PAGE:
Decrease Inventory & Menu Design

Another area for quick improvement is to take a look at your menu. If sales drop, you should slim down your menu. Consider dropping your lowest sellers, or least profitable dishes. Slimming down the menu allows you to purchase less inventory, and therefore, make money off of your inventory faster (this is known as inventory turnover). The more you turn your inventory over, the more profitable your business becomes. If you have five proteins on the menu, and the pork chops are the least popular, drop the pork chops, as they tie up a ton of your money in inventory that isn’t selling. 

Don’t Invest in Building Improvements or Equipment

Thinking about replacing a stove, or adding another truck to your catering business? Hold off. You may have the money in the bank for it now, but you need to make sure you have enough cash in reserve for an extended period of terrible sales. Only invest in what is necessary to keep the business running until you hit your goal cash reserve. Once you hit that reserve, don’t handicap yourself by hoarding every dollar you earn, continue investing in areas of your business that will increase your revenue. 

Get a Line of Credit

Don’t get a line of credit when you need it, get a line of credit when you don’t. If you are strapped for cash, and have maxed out all of your credit, you shouldn’t be walking into a bank looking for a loan, you should be looking for a loan when you have ABSOLUTELY no need for one. The bank is much more likely to approve you.  

Build Enough Cash for a 6-Month Storm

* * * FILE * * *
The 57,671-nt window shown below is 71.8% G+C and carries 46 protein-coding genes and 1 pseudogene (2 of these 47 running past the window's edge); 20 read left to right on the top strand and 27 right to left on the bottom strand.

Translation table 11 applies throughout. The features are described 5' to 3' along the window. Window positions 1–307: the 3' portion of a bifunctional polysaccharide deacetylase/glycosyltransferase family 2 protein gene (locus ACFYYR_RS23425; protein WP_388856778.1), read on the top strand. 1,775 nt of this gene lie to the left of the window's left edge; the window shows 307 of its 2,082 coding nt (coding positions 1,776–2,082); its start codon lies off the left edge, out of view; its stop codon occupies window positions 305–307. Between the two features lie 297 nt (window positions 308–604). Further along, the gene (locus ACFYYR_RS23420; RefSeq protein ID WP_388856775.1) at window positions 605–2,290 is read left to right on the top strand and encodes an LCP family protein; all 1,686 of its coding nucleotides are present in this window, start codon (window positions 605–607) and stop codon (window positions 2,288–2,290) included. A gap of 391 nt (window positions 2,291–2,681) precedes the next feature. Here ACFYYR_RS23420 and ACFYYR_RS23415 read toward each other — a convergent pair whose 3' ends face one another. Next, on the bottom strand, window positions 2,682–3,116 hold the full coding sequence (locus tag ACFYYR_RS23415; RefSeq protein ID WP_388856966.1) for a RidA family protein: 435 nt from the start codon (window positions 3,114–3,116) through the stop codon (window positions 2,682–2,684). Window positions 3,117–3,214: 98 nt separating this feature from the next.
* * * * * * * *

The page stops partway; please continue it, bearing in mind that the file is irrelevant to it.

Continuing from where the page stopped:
Easier said than done right? A recession can last anywhere from 8-18 months, so this cash reserve isn’t necessarily enough to last you through the whole economic event, but it will give you the runway to continue to make adjustments so your ship can withstand the storm. So, how on earth do you figure out how much cash you need? Take a look at your “Statement of Cash Flows” during your worst months, and then look at a couple of years. Pull out anything that’s out of the ordinary (did you buy a new fridge in february?). If you lose an average of $10k, every month from December to April, then you’ll need 60k in the bank to protect yourself from the storm. 

Finally; Consider Selling

Why on earth would I sell?! I am finally earning some decent money this year! Yes, I know, that’s why I am telling you to sell. Buy low, sell high. The time when you really don’t want to sell your business is exactly the time to sell your business. Don’t wait until your business is out of money and ready to close the doors to consider selling, because your going to get pennies on the dollar.

Don’t Panic

All in all, restaurants are actually more resistant to economic downturns than other businesses when run correctly. As long as your fixed costs are not astronomical, and you carefully watch your prime costs, you’re in a much better position as a restauranteur than a real estate agent, real estate developers, or luxury retail